Fairy Swordfish

...Fleet Air Arm Legends2, from Tempest Books

Title: Fairy Swordfish
Author: Matthew Willis
Publisher: Tempest Books
ISBN: 978-1-911658-49-8

A new 130-page soft-cover book from Tempest Books, a Morton's Books publication. Number 2 in their Fleet Air Arm Legends series and giving us the story of the famous Swordfish, the 'Stringbag'. An aircraft which was really obsolete at the outbreak of WW2 but which actually had increased production, and served successfully throughout the war.
Spread across 12 chapters it starts out with that early story its' development and the other competitors it had for the changing specifications the Navy issued. How at the end of the 1930s it was set for replacement by the newer Albacore, yet how/why decisions were made to replace Albacore production with new Swordfish orders. The Swordfish was designated TSR, Torpedo, Strike, Reconnaissance. Despite being slow and having an open cockpit, the Swordfish went to war. Early use was in Norway, with wheels on carriers and floats on other RN warships. After Norway, we hear about their service in the Mediterranean with attacks on both French and Italian warships even before the famous attack on Taranto. They went on to see more action around Malta, Crete and the Red Sea. Another famous use of the Swordfish is described, with their part in the pursuit of the Bismarck, before the tragic failure of their attacks in the German battlecruisers which took part in the Channel Dash. Back with the carrier Illustrious, the Swordfish went to war in the Indian Ocean while with the introduction of the small Escort carriers, so they played their part in the war against the U-Boat. While not over the invasion beaches, the Swordfish supported the D-Day landings with patrols further afield, keeping the U-Boats away from the Normandy convoys and serving on to the end of the war.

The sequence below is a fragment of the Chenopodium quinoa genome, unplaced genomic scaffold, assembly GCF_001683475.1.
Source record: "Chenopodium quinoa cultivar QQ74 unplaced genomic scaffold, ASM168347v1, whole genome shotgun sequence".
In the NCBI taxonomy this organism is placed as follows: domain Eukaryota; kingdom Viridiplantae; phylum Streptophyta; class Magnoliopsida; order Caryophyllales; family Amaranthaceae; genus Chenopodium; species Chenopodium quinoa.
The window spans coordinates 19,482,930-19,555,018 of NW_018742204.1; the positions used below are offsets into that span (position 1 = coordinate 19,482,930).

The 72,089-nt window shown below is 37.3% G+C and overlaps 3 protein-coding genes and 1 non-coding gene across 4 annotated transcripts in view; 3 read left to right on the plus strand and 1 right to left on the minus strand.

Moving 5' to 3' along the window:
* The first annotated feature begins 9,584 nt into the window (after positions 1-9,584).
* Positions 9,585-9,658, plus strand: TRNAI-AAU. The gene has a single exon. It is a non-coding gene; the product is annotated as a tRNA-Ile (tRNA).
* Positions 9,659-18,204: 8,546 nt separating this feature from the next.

To accompany the text there are plenty of archive images, showing the aircraft in use in some dreadful weather conditions plus a section with 16 pages of fine colour profile artwork. These showcase how varied colours and marking schemes can offer a great potential for a themed collection for aircraft modellers. An interesting read about this famous aircraft, which served so well throughout WW2. Seeing some of the photos, and reading several of the accounts, it makes you think about how young men, which so many of them were, crewed these slow, open cockpit machines in some of the worst weather conditions, often at night too. Super reference on this famous aircraft type.
Thanks to Tempest Books for our review copy.

Robin